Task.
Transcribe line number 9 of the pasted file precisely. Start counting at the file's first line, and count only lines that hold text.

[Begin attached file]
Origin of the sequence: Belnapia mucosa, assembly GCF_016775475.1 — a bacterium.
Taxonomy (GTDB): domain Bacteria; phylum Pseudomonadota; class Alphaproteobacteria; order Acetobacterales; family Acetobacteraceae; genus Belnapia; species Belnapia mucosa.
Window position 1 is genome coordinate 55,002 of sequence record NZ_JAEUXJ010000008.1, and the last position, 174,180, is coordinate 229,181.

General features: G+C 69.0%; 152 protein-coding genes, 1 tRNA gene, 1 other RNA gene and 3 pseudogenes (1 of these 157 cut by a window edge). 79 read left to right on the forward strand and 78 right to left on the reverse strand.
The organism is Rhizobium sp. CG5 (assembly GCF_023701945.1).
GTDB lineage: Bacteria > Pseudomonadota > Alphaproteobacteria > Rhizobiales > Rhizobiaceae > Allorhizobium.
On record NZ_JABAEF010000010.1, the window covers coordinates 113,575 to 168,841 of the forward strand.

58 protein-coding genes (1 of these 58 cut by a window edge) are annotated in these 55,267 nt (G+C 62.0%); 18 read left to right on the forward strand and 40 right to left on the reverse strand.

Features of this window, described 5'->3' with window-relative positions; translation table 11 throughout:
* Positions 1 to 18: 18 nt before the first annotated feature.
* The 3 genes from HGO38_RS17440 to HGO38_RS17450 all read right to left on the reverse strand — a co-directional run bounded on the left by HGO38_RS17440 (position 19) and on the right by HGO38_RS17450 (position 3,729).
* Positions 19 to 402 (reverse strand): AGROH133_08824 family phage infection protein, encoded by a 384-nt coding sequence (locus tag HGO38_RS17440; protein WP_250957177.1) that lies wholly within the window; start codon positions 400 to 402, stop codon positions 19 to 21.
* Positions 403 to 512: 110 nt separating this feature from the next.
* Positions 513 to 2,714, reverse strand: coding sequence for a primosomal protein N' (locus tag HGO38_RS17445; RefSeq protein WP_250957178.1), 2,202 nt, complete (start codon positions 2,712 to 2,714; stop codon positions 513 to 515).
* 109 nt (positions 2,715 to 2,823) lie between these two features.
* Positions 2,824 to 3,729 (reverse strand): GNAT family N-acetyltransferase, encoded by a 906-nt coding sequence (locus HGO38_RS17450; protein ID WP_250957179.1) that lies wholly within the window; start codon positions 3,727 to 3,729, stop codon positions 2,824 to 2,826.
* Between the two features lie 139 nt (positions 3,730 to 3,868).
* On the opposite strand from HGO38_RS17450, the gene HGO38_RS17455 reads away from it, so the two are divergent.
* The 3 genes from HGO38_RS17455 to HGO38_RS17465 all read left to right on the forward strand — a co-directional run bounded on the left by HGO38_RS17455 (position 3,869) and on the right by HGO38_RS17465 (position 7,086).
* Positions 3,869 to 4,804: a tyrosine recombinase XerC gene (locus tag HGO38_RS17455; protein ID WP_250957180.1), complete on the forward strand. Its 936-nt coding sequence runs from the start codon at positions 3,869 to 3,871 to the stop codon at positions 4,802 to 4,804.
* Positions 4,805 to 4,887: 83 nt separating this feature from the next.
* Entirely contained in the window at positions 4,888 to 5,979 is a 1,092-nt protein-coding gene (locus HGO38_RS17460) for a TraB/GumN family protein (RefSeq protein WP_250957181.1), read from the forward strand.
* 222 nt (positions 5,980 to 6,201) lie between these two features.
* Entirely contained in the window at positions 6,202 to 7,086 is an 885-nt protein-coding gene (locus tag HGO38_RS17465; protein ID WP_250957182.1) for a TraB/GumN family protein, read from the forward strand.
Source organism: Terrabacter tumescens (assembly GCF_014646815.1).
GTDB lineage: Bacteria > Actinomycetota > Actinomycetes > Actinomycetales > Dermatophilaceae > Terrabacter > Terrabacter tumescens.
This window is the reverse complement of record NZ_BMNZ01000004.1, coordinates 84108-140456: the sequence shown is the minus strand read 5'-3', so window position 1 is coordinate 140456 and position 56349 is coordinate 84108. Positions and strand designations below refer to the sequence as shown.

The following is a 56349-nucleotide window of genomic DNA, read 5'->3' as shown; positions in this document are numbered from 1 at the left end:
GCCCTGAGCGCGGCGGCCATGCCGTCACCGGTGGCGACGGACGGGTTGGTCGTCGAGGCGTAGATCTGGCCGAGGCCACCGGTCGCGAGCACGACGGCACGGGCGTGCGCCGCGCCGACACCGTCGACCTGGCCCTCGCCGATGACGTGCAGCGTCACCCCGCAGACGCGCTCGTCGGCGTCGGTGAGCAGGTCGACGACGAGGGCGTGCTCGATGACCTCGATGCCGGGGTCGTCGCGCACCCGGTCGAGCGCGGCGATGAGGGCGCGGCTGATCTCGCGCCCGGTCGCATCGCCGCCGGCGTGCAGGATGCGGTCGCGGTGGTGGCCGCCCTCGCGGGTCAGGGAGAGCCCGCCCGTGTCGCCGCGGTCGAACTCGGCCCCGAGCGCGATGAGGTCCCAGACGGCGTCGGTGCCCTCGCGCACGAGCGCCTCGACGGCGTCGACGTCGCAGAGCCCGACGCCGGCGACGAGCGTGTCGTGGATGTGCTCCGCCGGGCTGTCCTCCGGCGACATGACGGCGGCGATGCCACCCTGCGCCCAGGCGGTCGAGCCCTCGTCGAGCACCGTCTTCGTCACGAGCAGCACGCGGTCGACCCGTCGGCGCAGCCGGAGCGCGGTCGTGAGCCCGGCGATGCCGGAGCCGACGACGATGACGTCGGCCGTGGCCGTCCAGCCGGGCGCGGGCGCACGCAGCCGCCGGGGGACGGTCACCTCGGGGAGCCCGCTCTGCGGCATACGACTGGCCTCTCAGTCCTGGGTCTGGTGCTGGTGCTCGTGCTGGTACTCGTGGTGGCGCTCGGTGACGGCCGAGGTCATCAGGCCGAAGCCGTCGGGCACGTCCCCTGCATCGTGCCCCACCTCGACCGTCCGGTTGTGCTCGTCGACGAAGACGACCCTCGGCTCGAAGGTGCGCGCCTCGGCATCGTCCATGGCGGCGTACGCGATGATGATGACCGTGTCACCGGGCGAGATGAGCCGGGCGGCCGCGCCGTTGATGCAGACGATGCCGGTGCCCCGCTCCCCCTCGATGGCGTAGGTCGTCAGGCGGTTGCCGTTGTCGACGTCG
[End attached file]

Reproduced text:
Features of this window, described 5'->3' with window-relative positions; translation table 11 throughout: